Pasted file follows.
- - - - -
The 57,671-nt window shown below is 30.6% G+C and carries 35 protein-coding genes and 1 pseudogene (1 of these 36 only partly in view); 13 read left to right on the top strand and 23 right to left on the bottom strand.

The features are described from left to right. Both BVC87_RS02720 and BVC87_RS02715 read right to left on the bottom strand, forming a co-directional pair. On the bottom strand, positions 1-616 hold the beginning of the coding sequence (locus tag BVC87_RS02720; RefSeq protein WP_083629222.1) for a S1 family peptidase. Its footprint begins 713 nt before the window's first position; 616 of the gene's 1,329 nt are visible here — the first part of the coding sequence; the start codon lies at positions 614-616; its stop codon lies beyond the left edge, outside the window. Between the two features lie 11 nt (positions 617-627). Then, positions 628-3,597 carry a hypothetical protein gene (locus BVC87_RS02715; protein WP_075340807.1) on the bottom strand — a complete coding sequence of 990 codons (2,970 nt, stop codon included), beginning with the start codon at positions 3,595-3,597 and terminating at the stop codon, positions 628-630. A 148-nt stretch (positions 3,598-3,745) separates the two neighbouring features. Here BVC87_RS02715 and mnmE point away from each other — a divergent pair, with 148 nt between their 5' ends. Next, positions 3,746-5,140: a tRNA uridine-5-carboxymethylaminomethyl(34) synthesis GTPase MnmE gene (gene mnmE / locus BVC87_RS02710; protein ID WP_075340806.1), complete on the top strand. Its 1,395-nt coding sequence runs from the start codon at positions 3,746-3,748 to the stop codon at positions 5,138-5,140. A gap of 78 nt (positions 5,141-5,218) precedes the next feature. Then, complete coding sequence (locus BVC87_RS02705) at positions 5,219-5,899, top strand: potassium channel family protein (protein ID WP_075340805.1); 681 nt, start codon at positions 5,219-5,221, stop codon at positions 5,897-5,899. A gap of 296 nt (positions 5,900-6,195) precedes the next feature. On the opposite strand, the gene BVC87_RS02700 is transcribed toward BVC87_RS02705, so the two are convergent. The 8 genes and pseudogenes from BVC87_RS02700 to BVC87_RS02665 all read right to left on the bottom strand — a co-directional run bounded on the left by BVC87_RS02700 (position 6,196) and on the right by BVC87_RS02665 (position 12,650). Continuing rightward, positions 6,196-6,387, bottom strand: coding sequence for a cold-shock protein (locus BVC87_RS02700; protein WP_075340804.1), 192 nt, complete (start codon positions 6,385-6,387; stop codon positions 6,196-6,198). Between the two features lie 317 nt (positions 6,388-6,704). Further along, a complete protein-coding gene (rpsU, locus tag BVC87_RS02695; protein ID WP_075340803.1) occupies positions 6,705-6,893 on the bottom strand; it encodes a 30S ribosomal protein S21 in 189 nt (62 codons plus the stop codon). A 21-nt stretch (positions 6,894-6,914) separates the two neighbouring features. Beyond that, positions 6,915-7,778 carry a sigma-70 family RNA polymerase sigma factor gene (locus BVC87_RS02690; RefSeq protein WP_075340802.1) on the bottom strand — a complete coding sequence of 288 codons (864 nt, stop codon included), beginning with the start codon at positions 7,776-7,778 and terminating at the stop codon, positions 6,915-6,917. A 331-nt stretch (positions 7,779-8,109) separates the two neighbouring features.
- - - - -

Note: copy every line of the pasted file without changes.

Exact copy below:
The 57,671-nt window shown below is 30.6% G+C and carries 35 protein-coding genes and 1 pseudogene (1 of these 36 only partly in view); 13 read left to right on the top strand and 23 right to left on the bottom strand.

The features are described from left to right. Both BVC87_RS02720 and BVC87_RS02715 read right to left on the bottom strand, forming a co-directional pair. On the bottom strand, positions 1-616 hold the beginning of the coding sequence (locus tag BVC87_RS02720; RefSeq protein WP_083629222.1) for a S1 family peptidase. Its footprint begins 713 nt before the window's first position; 616 of the gene's 1,329 nt are visible here — the first part of the coding sequence; the start codon lies at positions 614-616; its stop codon lies beyond the left edge, outside the window. Between the two features lie 11 nt (positions 617-627). Then, positions 628-3,597 carry a hypothetical protein gene (locus BVC87_RS02715; protein WP_075340807.1) on the bottom strand — a complete coding sequence of 990 codons (2,970 nt, stop codon included), beginning with the start codon at positions 3,595-3,597 and terminating at the stop codon, positions 628-630. A 148-nt stretch (positions 3,598-3,745) separates the two neighbouring features. Here BVC87_RS02715 and mnmE point away from each other — a divergent pair, with 148 nt between their 5' ends. Next, positions 3,746-5,140: a tRNA uridine-5-carboxymethylaminomethyl(34) synthesis GTPase MnmE gene (gene mnmE / locus BVC87_RS02710; protein ID WP_075340806.1), complete on the top strand. Its 1,395-nt coding sequence runs from the start codon at positions 3,746-3,748 to the stop codon at positions 5,138-5,140. A gap of 78 nt (positions 5,141-5,218) precedes the next feature. Then, complete coding sequence (locus BVC87_RS02705) at positions 5,219-5,899, top strand: potassium channel family protein (protein ID WP_075340805.1); 681 nt, start codon at positions 5,219-5,221, stop codon at positions 5,897-5,899. A gap of 296 nt (positions 5,900-6,195) precedes the next feature. On the opposite strand, the gene BVC87_RS02700 is transcribed toward BVC87_RS02705, so the two are convergent. The 8 genes and pseudogenes from BVC87_RS02700 to BVC87_RS02665 all read right to left on the bottom strand — a co-directional run bounded on the left by BVC87_RS02700 (position 6,196) and on the right by BVC87_RS02665 (position 12,650). Continuing rightward, positions 6,196-6,387, bottom strand: coding sequence for a cold-shock protein (locus BVC87_RS02700; protein WP_075340804.1), 192 nt, complete (start codon positions 6,385-6,387; stop codon positions 6,196-6,198). Between the two features lie 317 nt (positions 6,388-6,704). Further along, a complete protein-coding gene (rpsU, locus tag BVC87_RS02695; protein ID WP_075340803.1) occupies positions 6,705-6,893 on the bottom strand; it encodes a 30S ribosomal protein S21 in 189 nt (62 codons plus the stop codon). A 21-nt stretch (positions 6,894-6,914) separates the two neighbouring features. Beyond that, positions 6,915-7,778 carry a sigma-70 family RNA polymerase sigma factor gene (locus BVC87_RS02690; RefSeq protein WP_075340802.1) on the bottom strand — a complete coding sequence of 288 codons (864 nt, stop codon included), beginning with the start codon at positions 7,776-7,778 and terminating at the stop codon, positions 6,915-6,917. A 331-nt stretch (positions 7,779-8,109) separates the two neighbouring features.